Let’s start with the biggest change: Since the new Space Marine and Necron codexes dropped in mid-October, we’ve seen a massive shift in win rates for Necrons – 12.8% upward on the whole – to well above 50%. That’s a huge boost for them, and mirrors the success the faction has seen on the ITC stage, which we’ll talk about in a moment. Deathwatch have also seen an uptick, and similar to Necrons have seen more games played, while many of the still-struggling factions have seen their share of games go down – Imperial Knights in particular.
One function that ITC Battles App recently added was subfaction data, allowing us to look at win rates by subfaction. This dataset is pretty small for any faction except space marine chapters, so this month we’ll only be looking at those specific subfactions. In future analyses we may look at Chaos Space Marine legions if we have the chance, and there may be more data on things like Plague Companies.
In what will be a repeated trend with ITC events data from BCP/DUP, we can see that Black Templars are crushing it with the new codex (albeit with the smallest sample size), while Salamanders and White Scars appear to have fallen back down to much more respectable 52% win rates.
Looking at Tournament Data
On that note, we can move to our other dataset. ITC Battles App gives us a great view of practice games and generally mirrors what we see in ITC events, but it’s worth taking a look at that data in its own right. We looked at 3+ round events with 8+ players in Best Coast Pairings and Down Under Pairings to examine how faction win rates changed from pre- to post-Codex releases.
As space marine chapters have been tracked in the ITC as factions for a longer period of time, we can do a comparison to pre- and post-codex win rates that includes them, and from this we can tell the following:
- Black Templars got a big boost from Codex: Space Marines and their Index. My colleague James “One_Wing” Grover already talked about this in his Competitive Innovations in 9th column when he looked at Ben Cherwien’s list. The ability to go hard on damage-dealing melee units and shore up the army’s weaknesses with the Rites of War Warlord Trait saves them a lot of trouble and several key relics like the Ancient Breviary and the Crusader’s Helm give them a big boost.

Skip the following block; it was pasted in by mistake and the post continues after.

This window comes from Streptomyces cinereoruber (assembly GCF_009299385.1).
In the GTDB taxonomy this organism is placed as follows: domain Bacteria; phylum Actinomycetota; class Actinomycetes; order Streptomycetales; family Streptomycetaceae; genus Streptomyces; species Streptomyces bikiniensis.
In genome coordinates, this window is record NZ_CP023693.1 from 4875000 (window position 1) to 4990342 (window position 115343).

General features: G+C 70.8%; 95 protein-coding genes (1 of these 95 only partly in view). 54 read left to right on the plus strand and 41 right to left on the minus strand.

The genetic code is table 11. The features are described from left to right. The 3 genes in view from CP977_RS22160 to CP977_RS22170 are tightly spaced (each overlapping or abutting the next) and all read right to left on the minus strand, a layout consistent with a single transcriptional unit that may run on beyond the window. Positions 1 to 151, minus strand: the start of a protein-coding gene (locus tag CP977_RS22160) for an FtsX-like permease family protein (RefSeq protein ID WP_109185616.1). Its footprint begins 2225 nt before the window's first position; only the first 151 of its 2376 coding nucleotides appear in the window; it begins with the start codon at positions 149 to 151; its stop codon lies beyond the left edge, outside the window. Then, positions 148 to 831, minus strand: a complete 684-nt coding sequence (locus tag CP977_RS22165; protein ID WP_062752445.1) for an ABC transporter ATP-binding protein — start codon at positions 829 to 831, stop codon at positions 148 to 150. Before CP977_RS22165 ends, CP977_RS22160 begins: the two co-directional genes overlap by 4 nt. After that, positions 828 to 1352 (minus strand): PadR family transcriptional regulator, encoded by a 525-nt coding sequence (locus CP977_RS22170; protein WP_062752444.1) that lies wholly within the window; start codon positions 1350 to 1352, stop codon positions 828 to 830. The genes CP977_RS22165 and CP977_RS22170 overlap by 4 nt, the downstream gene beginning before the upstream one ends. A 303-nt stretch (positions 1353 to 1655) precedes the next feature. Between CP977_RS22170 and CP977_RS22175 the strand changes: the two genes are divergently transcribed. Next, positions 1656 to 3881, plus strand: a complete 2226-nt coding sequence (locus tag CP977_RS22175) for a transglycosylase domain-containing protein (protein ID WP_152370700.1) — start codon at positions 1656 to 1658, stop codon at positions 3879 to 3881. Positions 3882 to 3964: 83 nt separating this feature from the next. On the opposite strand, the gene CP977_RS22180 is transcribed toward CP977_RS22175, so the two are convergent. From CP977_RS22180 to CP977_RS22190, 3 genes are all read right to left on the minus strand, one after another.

- Salamanders really felt their Chapter Tactic and unit nerfs. They’re still just fine – a 52% win rate is nothing to sneeze at – but Salamanders aren’t nearly the force they were just a few weeks ago. On the other hand, White Scars are as nasty as ever with a 57% win rate in tournament games.
- If Deathwatch and Dark Angels are poised to climb, it hasn’t happened yet. The new Deathwatch book seems pretty strong, but the delay between its release and events allowing it mean that data on Deathwatch performance is pretty limited and if they’re going to get a bump from the book, it hasn’t happened yet. Likewise for Dark Angels, who seem pretty strong now, but haven’t had that translate yet into widespread success.
In addition to win rates, the number of games played for each faction has also changed. If we look at the share of games played for each faction pre- and post-mid October, we can see how excitement over new books and rules shifts player preferences.
So similar to what we’d previously seen, Necrons got the big boost in games played, and on the Space Marine side, Dark Angels and White Scars have seen minor upticks as generic Space Marine successor chapter use has gone down.
While we’re on that note, it’s worth looking at how the field changes based on size of events – do we see broader compositions at smaller events where players are more likely to be testing options and competition is less fierce? If we compare events with 3 rounds and 8+ players to 5+ round events with 32+ players, we can see some interesting effects:
The key takeaways here are that you’re significantly more likely to play against Necrons, Death Guard, and Custodes at a smaller event, and significantly more likely to play against Harlequins at a larger event with tougher competition.
On an interesting note, overall your odds of playing against Codex: Space Marines armies are about the same regardless of which size event you attend.
Which Factions Depend The Most on Having The First Turn?